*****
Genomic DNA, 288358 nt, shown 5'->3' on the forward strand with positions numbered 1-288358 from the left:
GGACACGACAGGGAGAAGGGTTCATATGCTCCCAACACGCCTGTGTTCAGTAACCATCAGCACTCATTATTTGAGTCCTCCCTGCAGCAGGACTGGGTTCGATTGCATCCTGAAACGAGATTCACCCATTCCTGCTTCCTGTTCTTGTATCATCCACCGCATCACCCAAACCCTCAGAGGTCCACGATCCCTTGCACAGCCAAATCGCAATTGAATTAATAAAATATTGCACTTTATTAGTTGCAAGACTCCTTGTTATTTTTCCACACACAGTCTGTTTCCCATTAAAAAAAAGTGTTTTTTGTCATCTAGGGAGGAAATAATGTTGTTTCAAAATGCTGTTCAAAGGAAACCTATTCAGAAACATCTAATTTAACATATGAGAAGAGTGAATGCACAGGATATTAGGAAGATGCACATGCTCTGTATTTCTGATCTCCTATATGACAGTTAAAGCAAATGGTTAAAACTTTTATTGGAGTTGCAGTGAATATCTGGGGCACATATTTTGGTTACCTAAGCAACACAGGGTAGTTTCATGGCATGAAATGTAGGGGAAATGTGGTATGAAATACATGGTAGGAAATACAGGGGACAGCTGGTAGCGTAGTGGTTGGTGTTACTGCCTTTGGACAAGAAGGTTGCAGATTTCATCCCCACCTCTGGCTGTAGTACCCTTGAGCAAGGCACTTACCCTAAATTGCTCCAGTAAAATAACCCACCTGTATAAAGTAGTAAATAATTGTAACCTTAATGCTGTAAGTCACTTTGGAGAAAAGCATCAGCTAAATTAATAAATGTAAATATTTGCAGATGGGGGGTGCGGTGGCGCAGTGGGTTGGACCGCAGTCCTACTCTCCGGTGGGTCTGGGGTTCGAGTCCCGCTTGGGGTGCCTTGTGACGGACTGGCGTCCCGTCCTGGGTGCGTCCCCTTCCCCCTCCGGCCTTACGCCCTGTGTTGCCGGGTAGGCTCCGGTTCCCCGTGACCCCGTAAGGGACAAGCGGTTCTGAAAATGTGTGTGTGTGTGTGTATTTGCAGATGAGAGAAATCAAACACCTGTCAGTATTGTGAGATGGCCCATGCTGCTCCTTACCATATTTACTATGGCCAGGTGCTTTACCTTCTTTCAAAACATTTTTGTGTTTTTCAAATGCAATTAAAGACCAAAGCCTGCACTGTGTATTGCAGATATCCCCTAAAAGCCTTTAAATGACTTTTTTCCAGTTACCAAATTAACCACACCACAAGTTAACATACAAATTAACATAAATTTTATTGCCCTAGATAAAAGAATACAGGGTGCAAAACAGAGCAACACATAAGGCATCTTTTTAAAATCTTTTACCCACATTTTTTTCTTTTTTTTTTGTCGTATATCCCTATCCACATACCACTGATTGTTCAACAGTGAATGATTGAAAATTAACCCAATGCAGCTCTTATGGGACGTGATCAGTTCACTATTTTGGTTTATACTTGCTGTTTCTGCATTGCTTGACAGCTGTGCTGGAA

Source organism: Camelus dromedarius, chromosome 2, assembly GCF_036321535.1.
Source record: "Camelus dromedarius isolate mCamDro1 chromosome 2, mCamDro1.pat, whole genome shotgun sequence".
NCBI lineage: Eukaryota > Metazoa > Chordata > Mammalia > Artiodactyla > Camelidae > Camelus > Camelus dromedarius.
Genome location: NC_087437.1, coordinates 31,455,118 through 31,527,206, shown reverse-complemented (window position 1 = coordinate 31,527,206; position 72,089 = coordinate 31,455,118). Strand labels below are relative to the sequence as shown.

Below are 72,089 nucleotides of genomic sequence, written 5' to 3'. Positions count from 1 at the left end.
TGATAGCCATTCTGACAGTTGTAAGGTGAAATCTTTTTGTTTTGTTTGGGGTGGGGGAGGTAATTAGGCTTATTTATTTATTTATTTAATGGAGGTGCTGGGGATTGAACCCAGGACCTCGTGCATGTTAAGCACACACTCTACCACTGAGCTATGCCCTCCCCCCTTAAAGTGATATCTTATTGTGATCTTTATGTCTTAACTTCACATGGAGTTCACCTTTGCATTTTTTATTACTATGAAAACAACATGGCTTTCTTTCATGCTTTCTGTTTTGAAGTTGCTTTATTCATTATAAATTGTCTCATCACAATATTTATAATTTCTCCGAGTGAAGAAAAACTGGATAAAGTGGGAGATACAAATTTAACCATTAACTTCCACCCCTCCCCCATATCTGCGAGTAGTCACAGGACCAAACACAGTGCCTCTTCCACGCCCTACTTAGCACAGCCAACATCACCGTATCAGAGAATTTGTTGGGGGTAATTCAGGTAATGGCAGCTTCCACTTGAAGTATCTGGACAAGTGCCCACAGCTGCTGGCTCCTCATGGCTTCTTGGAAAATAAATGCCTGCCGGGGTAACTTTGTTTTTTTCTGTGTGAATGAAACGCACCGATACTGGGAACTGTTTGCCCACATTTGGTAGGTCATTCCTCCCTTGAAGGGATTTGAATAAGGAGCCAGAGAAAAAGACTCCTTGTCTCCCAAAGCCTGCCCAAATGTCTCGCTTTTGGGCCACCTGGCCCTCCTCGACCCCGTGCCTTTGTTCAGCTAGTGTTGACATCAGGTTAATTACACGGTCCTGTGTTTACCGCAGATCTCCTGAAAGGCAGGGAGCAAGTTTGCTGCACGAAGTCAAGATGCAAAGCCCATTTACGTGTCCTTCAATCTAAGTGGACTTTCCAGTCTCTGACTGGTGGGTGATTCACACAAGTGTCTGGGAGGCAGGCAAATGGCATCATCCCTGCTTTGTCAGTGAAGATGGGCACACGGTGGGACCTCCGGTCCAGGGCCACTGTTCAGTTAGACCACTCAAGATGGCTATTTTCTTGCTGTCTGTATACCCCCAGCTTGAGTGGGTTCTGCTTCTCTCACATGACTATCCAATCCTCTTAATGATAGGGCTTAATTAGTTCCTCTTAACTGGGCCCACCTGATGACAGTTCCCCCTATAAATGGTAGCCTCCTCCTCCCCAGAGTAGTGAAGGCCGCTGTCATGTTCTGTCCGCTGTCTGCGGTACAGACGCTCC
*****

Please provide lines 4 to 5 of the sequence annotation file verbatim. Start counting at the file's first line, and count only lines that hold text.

Source record: "Camelus dromedarius isolate mCamDro1 chromosome 2, mCamDro1.pat, whole genome shotgun sequence".
NCBI lineage: Eukaryota > Metazoa > Chordata > Mammalia > Artiodactyla > Camelidae > Camelus > Camelus dromedarius.